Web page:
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ARS Home » Pacific West Area » Riverside, California » U.S. Salinity Laboratory » Water Reuse and Remediation Research » Research » Publications at this Location » Publication #161754


item Grieve, Catherine
item Poss, James
item Grattan, Stephen
item Shouse, Peter
item Lieth, J
item Zeng, Linghe

Submitted to: HortScience
Publication Type: Peer Reviewed Journal
Publication Acceptance Date: 12/5/2004
Publication Date: 6/10/2005
Citation: Grieve, C.M., Poss, J.A., Grattan, S.R., Shouse, P.J., Lieth, J.H., Zeng, L. 2005. Productivity and mineral nutritionof limonium species irrigated with saline wastewaters. Hortscience. 40(3):654-658.

Interpretive Summary: Competition between agricultural and urban users for high-quality water supplies has increased as the population has increased. One environmentally-sound approach to the conservation of these dwindling water resources is the reuse of degraded, often saline, wastewaters for crop production. Growers of high value cut flower crops have traditionally used high-quality waters in order to avoid yield losses associated with salinity. However, little quantitative information is available in the literature that would guide growers in the selection of cut flower species which could be produced with recycled, saline waters. This report describes the response of two commercially valuable cut flower species to irrigation with saline waters prepared to simulate drainage effluents commonly present in the San Joaquin Valley of California. Two species of statice (Limonium perezii, cultivar 'Blue Seas' and L. sinuatum, cultivar 'American Beauty') were grown in greenhouse sand tanks. Seven salinity levels were imposed with electrical conductivities of 2.5, 7, 11, 15, 20, 25, and 30 dS m-1. Both species flowered even at the highest salinity level. However, stem length, an important component for evaluating consumer acceptability, significantly decreased as salinity increased. L. sinuatum proved to be moderately salt tolerant, whereas L. perezii was more salt sensitive. The enhanced ability of L. sinuatum to withstand the challenge of salt stress appeared to be associated with its ability to acquire ions (sodium, potassium, magnesium, phosphorus) from the saline solutions bathing the roots and transport them to the leaves. Two conclusions arise from this study: (1) 'American Beauty' statice will produce a commercially acceptable flower under irrigation with moderately saline water, and (2) both 'American Beauty' and 'Blue Seas' statice produced healthy plants with attractive foliage and colorful inflorescences under severe salt stress and thus have great value as bedding or landscape plants in areas affected by salinity.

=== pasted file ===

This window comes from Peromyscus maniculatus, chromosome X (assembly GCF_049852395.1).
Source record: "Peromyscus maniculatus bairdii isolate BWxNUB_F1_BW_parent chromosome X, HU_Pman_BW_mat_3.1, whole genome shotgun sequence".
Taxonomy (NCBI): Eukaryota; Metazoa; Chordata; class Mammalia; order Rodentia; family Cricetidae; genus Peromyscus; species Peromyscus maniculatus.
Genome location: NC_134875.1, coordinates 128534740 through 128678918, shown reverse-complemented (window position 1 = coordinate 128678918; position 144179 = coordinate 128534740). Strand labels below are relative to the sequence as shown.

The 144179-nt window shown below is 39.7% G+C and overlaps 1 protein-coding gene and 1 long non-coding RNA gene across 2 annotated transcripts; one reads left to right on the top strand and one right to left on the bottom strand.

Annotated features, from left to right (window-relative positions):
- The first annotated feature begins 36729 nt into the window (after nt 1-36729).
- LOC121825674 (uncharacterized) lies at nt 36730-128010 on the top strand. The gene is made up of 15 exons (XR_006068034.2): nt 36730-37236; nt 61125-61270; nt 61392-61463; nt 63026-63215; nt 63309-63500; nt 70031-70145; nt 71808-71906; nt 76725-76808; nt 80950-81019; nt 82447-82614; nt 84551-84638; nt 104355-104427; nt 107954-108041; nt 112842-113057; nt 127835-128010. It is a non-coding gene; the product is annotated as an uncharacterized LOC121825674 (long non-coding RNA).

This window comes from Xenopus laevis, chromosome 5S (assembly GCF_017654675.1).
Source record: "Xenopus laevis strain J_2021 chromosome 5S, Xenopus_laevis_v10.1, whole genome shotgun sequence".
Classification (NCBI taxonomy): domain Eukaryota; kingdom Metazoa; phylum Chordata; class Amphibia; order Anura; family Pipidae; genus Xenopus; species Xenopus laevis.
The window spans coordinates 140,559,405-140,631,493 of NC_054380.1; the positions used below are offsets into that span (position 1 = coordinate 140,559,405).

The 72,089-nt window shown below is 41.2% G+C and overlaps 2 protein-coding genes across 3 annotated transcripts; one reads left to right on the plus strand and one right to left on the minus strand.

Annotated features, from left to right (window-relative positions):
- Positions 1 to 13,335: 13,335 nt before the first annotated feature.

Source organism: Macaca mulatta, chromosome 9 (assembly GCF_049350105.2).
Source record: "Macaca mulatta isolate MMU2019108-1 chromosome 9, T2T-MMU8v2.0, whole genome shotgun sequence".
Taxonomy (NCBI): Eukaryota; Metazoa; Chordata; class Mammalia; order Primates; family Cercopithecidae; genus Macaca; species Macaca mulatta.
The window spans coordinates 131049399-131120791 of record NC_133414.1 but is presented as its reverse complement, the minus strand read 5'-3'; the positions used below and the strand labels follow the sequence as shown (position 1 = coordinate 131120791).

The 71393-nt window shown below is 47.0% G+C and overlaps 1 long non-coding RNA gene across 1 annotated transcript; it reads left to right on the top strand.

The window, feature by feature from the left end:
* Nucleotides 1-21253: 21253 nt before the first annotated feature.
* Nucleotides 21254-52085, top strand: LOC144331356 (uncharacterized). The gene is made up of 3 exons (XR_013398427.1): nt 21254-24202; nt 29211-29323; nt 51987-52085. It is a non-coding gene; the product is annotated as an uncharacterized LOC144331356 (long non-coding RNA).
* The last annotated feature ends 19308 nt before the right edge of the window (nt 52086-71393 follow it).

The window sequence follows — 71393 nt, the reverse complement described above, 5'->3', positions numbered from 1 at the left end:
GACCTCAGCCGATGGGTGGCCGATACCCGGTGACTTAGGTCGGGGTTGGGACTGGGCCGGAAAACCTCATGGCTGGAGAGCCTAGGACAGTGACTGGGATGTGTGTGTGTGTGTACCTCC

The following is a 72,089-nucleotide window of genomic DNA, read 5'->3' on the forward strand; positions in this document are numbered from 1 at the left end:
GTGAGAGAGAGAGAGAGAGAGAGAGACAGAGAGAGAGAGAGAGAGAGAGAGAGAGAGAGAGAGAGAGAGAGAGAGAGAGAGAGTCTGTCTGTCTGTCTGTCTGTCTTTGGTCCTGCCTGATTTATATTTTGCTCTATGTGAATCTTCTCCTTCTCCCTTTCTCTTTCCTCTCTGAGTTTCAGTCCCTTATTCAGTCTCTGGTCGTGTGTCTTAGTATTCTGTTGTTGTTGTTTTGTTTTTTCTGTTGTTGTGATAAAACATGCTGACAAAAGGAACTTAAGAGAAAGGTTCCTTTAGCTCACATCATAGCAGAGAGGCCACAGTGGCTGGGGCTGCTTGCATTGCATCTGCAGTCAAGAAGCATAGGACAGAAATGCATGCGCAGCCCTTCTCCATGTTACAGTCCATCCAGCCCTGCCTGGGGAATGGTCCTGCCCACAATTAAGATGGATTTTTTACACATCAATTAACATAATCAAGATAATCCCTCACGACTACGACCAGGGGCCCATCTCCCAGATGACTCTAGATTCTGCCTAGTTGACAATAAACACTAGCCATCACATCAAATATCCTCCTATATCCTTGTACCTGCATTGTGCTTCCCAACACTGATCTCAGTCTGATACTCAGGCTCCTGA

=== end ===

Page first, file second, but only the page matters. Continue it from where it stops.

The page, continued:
Technical Abstract: To explore the possibility that saline wastewaters may be used to grow commercially acceptable floriculture crops, a study was initiated to determine the effects of salinity on two statice cultivars. Limonium perezii (Stapf) F. T. Hubb. cv. 'Blue Seas' and L. sinuatum (L.) Mill cv. 'American Beauty' were grown in greenhouse sand cultures irrigated with waters prepared to simulate saline drainage waters typically present in the western San Joaquin Valley (SJV) of California. Seven salinity treatments were imposed on three-week old seedlings. Electrical conductivities of the irrigation waters (EC) were 2.5 (control), 7, 11, 15, 20, 25, and 30 dS/m. Vegetative shoots were sampled for biomass production and ion analysis ten weeks after application of stress. Numbers, length and weight of flowering stems were determined as the inflorescences matured. Reduction of these yield components by salt stress was greater for L. perezii than for L. sinuatum. The species also exhibited significant differences in shoot-ion relations which appeared to be related to differences in salt tolerance. Sodium, K+, Mg2+, and total-P were more strongly accumulated in the leaves of L. sinuatum than L. perezii. Both species accumulated K+ in preference to Na+, but selectivity for K+ over Na+ was significantly higher in L. sinuatum than in the more salt-sensitive L. perezii. Chloride concentration in L. sinuatum leaves increased significantly as salinity increased, whereas the 20-fold increase in substrate-Cl had no effect on leaf-Cl in L. perezii. Both Limonium species completed their life cycles at salt concentrations exceeding 30 dS/m, a character associated with halophytic plants. Maximum growth of each species, however, occurred under relatively low salt stress, and steadily declined as external salinity increased. Based on this crop productivity response, L. perezii should be rated as sensitive and L. sinuatum as moderately tolerant.